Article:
As you can see on the picture to the right titled, Diego in My Thoughts, Diego Rivera was a big part of her life and inspiration. Diego, also an artist and a revolutionary, had a unique style of his own, but one can see similarities. The difference is that Frida incorporated surrealism into her art, something that is evident in this picture, but even more so in paintings that seem to be associated with her dreams.

El Abrazo de Amor de el Universo, la Tierra, Yo, Diego, y el Senor Xoloto, 1949.
El Abrazo de Amor de el Universo, la Tierra, Yo, Diego, y el Senor Xoloto, 1949. | Source
Lo Que el Agua Me Dio, 1938.
Lo Que el Agua Me Dio, 1938. | Source

Frida's Surrealism

Frida was influenced a great deal by Mexican culture and mythology, as is evident with the use of bright colors and Indigenous symbols. I think where surrealism played a big part was with her miscarriages and her physical state. Sadly, due to her physical conditions, she was never able to carry a pregnancy to term. Although a child was something Frida desperately wanted, it was not to be for her. In the painting to the right, What the Water Gave Me, surrealism takes on the entire painting, not just one aspect of it, as in The Two Fridas, or Diego in My Thoughts.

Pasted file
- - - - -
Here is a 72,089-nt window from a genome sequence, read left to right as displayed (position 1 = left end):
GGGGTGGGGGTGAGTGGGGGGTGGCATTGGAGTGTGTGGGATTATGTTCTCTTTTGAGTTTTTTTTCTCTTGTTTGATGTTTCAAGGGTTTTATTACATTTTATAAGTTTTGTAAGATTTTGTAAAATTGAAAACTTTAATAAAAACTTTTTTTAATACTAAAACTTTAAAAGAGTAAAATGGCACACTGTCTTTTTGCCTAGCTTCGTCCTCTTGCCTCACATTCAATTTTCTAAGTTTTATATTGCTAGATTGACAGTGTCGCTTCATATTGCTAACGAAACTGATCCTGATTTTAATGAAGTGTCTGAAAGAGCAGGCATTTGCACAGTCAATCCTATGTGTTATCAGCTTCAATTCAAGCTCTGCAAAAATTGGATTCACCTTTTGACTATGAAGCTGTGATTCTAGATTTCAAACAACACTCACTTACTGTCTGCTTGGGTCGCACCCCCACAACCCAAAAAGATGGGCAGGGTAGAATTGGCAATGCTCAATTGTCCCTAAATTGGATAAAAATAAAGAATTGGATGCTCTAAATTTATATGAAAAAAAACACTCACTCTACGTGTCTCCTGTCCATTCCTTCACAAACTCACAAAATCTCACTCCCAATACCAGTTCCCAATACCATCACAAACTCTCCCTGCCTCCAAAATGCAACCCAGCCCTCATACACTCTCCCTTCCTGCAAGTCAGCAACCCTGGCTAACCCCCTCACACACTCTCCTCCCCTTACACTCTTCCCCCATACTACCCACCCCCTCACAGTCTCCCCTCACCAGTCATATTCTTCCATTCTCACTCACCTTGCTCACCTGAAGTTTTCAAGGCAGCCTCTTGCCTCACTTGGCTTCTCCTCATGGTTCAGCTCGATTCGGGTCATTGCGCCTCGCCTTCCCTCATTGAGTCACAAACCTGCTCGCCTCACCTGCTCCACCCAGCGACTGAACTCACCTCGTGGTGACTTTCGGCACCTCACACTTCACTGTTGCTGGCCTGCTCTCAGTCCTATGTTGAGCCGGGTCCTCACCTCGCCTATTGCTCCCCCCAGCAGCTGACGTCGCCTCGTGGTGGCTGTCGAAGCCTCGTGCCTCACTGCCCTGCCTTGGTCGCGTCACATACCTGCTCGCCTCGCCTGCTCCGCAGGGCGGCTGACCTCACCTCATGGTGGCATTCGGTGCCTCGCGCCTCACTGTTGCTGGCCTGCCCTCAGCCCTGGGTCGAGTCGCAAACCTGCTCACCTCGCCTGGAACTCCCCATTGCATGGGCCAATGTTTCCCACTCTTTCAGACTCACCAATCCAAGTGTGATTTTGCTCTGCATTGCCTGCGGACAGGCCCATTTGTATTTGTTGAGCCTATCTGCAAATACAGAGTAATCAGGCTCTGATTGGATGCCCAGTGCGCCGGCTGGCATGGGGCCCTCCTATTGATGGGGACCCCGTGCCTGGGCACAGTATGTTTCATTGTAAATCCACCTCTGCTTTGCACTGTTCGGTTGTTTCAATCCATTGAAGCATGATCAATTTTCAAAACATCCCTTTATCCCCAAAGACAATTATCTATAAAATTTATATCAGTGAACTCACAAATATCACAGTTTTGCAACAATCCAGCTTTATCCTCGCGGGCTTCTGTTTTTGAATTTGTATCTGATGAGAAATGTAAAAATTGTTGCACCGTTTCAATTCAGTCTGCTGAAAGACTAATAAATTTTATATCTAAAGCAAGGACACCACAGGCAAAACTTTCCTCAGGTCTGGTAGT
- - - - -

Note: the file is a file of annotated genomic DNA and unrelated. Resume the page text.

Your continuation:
I find that Frida's surrealism was an outlet for her feelings. She didn't hold back in her art. It is interesting to see how this could be interpreted as grotesque, or insensitive. While on a trip to New York with her husband, Diego, Frida was commissioned to paint a piece in memory of Dorothy Hale, who had committed suicide the year before by throwing herself out of a window of the Hampshire House Building. The piece she painted, while breathtakingly beautiful, shocked Dorothy Hale's mother, and you can see why below. Surely, she was expecting something solemn and memorable, but Frida was true to herself and to her art in painting this.

El Suicidio de Dorothy Hale, 1938-39.
El Suicidio de Dorothy Hale, 1938-39. | Source

Firda is Gone, But Not Forgotten

Frida died in 1954, shortly after turning 47. The last entry in her diary read, "I hope the exit is joyful--and I hope to never return--Frida." After an on again, off again, on again relationship that surprisingly endured twenty five years with Diego, until very recently she had only been recognized as Diego's wife. It wasn't until the early 1980s that she became well known to the public and also became an important female figure in Mexican history. Ironically, it was on the day that she died that Diego realized too late that she was the most important thing in his life.